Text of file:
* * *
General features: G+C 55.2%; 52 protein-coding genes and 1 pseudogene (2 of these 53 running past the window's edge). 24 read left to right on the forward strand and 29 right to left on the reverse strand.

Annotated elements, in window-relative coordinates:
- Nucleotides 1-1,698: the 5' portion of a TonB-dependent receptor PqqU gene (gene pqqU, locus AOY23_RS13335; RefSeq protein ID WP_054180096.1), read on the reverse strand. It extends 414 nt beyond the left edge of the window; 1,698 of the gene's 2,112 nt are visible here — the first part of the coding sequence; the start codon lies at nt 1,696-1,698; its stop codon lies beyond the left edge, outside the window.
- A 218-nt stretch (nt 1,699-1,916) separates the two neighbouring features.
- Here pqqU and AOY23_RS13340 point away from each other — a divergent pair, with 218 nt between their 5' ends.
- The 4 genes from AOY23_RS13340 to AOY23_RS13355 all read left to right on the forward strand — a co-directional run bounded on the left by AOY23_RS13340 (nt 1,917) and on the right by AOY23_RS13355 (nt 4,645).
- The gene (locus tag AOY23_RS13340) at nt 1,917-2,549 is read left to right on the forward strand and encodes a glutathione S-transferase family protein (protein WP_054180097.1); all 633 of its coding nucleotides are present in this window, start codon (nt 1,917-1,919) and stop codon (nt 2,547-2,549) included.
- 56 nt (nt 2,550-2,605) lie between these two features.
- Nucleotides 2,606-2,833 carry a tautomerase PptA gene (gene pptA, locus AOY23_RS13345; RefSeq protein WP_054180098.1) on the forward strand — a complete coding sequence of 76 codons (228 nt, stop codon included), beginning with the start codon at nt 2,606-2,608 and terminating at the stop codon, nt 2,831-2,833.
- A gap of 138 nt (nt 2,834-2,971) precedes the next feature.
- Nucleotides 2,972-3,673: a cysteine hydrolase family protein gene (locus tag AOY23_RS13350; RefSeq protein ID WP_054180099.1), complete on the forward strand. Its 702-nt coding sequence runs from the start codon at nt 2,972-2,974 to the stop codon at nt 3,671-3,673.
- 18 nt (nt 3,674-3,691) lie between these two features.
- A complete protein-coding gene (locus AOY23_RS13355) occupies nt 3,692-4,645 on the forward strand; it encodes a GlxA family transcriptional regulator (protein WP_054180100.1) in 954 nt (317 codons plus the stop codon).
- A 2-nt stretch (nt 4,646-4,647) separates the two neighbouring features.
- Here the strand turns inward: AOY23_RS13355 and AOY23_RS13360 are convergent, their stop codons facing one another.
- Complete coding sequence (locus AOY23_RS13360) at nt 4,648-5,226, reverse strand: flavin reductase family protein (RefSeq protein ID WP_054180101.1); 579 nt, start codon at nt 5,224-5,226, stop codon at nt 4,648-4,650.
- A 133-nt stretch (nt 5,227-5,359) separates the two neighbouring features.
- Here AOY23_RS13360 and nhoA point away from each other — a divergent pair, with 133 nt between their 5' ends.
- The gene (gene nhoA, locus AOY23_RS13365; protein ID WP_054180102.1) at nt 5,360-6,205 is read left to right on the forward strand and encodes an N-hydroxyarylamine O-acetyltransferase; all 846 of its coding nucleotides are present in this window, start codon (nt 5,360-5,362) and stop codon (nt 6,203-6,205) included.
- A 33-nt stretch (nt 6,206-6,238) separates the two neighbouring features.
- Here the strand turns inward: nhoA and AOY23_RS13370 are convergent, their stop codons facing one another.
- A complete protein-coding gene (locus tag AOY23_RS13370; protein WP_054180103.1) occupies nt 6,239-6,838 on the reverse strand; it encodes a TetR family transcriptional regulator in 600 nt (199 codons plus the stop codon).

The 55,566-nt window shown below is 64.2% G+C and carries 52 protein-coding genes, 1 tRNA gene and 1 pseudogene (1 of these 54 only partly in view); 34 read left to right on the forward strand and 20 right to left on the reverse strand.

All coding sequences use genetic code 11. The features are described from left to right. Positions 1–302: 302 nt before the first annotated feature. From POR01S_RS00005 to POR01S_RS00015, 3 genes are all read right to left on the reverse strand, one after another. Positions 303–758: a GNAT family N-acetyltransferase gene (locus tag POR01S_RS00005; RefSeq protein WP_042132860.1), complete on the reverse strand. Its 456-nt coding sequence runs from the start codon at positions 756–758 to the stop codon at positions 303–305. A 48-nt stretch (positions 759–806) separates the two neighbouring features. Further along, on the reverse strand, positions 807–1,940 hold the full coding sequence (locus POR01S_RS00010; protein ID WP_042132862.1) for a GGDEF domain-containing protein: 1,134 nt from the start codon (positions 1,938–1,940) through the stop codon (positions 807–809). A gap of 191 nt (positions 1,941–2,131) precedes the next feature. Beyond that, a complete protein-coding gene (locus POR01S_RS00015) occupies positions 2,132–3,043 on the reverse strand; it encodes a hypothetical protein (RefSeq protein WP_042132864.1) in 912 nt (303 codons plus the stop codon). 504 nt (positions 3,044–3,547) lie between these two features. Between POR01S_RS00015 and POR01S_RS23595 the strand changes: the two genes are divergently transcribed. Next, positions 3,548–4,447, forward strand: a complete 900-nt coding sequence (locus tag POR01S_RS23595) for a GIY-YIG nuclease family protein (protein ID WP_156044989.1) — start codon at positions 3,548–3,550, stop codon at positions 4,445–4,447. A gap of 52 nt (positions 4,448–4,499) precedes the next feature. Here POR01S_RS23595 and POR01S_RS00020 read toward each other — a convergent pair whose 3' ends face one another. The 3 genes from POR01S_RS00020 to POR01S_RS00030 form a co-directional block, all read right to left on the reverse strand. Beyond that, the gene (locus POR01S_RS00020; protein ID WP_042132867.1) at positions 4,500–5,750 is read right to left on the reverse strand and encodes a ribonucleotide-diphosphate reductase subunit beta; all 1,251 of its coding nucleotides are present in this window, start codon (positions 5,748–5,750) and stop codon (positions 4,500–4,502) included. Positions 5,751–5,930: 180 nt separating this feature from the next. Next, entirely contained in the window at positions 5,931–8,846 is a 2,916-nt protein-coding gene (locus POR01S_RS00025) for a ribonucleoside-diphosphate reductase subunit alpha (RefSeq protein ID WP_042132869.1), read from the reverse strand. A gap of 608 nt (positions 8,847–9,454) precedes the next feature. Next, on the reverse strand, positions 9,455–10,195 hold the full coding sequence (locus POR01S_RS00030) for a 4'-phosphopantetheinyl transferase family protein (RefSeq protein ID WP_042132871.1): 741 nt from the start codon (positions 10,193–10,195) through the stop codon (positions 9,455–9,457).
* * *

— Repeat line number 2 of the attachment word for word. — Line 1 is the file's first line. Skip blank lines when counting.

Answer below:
Annotated elements, in window-relative coordinates: